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Taylor expand (1+z)^n where |z | < 1 and n is any complex #

  1. Jan 20, 2017 #1
    1. The problem statement, all variables and given/known data
    Same as title.

    2. Relevant equations
    Taylor expansion.

    3. The attempt at a solution
    Okay - what?! I don't even know where to begin. I taylor expanded the function and pretended like n was just some number and that doesn't help. I've never learned this. How? Can you point me in some direction?
     
  2. jcsd
  3. Jan 21, 2017 #2

    FactChecker

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    Why not? You should show the work you did.
     
  4. Jan 21, 2017 #3
    Sorry if this is difficult to see (and sideways)
     

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  5. Jan 21, 2017 #4

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    I assume that this is a problem from a complex analysis class.
    I don't know what you used as the definition of a Taylor series (should have been shown in Relevant equations) or if you know how to take the derivatives of that analytic function.
    If you take the derivatives of an analytic function and use the definition of the Taylor series, it should be valid within it's radius of convergence.
     
  6. Jan 21, 2017 #5

    Ray Vickson

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    If you are serious about wanting help, you need to respect the helpers by typing out your solution.
     
  7. Jan 22, 2017 #6
    Okay. Sorry.

    1+nz/1!+(n(n-1)z2)/2!+(n(n-1)(n-2)z3)/3!+(n(n-1)(n-2)(n-3)z4)/4! is the expansion I get. I see the expansion for ez in there. What do I do about the complex parts (n?)
     
  8. Jan 22, 2017 #7
    the complex parts of the expansion are n+n(n-1)+n(n-1)(n-2)+n(n-1)(n-2)(n-3) but they are all attached to a real coefficient Z so I can't split them. Do I need to generalize this pattern? because that is what my intuition tells me.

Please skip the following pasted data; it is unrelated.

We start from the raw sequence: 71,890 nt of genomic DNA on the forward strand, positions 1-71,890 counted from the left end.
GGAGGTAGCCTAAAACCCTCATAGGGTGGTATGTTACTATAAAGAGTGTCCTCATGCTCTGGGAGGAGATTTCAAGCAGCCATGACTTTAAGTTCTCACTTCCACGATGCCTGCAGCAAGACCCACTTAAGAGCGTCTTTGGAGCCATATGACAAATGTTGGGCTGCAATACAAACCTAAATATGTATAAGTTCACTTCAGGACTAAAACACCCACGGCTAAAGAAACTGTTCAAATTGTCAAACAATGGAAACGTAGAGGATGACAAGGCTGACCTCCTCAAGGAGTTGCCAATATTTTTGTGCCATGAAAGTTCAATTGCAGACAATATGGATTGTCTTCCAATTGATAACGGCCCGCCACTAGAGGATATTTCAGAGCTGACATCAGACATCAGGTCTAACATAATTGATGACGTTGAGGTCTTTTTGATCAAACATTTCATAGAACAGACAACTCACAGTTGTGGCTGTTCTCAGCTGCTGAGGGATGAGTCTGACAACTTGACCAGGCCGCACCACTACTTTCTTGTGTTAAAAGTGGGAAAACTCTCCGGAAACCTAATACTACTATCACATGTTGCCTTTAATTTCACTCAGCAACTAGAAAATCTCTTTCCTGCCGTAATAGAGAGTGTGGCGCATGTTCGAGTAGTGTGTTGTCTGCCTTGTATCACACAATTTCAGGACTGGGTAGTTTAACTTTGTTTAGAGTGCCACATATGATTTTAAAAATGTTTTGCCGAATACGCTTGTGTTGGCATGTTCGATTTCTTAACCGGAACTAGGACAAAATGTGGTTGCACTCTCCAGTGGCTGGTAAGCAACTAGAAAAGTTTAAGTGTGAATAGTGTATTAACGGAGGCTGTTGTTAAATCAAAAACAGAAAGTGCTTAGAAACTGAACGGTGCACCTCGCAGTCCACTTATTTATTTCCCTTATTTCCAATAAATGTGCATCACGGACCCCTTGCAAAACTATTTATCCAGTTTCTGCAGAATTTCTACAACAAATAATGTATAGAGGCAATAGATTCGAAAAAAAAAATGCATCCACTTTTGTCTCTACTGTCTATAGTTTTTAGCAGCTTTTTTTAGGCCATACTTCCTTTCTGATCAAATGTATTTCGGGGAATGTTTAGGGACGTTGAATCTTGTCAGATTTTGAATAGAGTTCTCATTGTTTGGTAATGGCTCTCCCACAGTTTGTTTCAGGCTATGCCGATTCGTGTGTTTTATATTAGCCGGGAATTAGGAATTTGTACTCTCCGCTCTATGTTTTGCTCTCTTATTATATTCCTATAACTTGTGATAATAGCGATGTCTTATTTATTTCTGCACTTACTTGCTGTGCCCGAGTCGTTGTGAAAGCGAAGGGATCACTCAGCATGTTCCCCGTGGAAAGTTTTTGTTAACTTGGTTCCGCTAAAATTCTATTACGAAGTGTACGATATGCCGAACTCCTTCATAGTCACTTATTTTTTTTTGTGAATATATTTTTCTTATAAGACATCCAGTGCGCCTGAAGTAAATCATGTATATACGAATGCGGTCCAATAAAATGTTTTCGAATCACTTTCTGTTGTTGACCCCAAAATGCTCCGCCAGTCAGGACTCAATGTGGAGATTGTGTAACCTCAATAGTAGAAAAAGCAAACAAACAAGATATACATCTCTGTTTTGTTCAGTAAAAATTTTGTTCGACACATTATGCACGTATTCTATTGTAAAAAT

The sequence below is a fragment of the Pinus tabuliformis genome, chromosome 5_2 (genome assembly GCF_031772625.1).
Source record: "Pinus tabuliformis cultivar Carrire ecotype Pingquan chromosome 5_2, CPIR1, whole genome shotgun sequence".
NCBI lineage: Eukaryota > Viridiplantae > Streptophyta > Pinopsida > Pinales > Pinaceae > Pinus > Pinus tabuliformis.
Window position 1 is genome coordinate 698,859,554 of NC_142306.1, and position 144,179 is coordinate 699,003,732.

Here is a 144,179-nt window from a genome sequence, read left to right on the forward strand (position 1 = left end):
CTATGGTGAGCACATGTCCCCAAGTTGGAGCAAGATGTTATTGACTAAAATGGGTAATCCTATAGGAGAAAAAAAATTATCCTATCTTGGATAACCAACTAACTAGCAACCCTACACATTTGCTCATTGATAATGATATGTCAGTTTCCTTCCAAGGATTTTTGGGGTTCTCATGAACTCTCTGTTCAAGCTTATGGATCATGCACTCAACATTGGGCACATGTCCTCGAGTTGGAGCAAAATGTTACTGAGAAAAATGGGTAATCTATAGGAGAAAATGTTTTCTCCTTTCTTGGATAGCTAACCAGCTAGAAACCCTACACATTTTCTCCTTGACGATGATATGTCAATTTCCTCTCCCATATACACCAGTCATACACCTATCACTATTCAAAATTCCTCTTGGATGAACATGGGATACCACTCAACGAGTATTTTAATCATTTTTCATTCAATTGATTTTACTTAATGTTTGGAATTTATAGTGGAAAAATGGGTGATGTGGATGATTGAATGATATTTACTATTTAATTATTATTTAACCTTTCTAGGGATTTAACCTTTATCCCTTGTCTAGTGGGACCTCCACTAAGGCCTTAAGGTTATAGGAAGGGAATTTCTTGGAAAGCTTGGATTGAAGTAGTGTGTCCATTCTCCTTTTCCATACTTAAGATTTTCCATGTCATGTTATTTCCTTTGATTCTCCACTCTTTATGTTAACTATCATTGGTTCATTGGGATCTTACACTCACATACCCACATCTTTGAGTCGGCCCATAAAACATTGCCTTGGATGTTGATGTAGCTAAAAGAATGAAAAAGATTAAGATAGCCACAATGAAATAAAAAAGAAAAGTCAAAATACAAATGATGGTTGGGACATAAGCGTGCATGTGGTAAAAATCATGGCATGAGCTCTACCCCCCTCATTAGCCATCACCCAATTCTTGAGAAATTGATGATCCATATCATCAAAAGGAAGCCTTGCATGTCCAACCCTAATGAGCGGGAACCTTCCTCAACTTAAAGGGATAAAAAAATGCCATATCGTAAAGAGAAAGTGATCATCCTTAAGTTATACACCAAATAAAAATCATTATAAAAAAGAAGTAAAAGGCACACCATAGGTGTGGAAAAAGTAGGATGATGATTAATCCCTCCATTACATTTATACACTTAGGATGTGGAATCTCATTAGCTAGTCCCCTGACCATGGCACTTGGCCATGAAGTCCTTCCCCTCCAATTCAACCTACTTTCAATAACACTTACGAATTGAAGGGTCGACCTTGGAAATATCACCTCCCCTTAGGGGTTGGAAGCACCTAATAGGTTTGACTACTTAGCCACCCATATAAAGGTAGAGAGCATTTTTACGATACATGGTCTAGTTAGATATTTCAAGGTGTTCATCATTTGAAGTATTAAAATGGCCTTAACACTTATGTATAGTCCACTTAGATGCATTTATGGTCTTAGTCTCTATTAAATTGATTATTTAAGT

9. Jan 22, 2017 #8

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    What bothers you about the complex parts? Are you in a complex analysis class?
     
  10. Jan 22, 2017 #9
    Mathematical physics - nothing bothers me about them I just need to know how to deal with them in an expansion.
     
  11. Jan 22, 2017 #10

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    When dealing with a function of complex variables, you should expect the Taylor series expansion to have complex coefficients. n-1 is a perfectly fine complex number if n is complex. But you should change the notation because everyone will assume that n is a natural number.
     
  12. Jan 22, 2017 #11
    Yes I know. So I expanded the function, as the question asked, but the next question then is show ln(1+z) = z-z2/2+z3/3-z4/4 using the results from the expansion I just did (I am not aloud to Taylor expand). I can't see a relationship between the expansion I just did and that question because the expansion I just did involves complex numbers whereas the next question has none in there. This is what I mean by I need to find a way to deal with the complex part of the expansion. I'm just trying to find relationships.
     
  13. Jan 22, 2017 #12

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    The best environment for Taylor series expansions are in complex numbers. Don't try to separate out the real and imaginary parts unless there is some unusual reason to.
    n doesn't have to be complex, it just can be complex. You should be able to think of a value of n that is directly relates (1+z)n and ln(1+z).

    I will not say more than that on a homework problem.
     
  14. Jan 22, 2017 #13

    Ray Vickson

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    The algebra is exactly the same as it would be if ##n## were a real number. The fact are that standard algebra holds for complex quantities, so that if some or all of the quantities are complex the basic laws ##a+b = b+a##, ##ab = ba##, ##a(b+c) = ab + ac##, ##a+0=a##, ##a \times 1 = a##, ##1/(1/a) = a##, etc., etc. all hold.
     
  15. Jan 23, 2017 #14
    Got it. Thanks amigos
     
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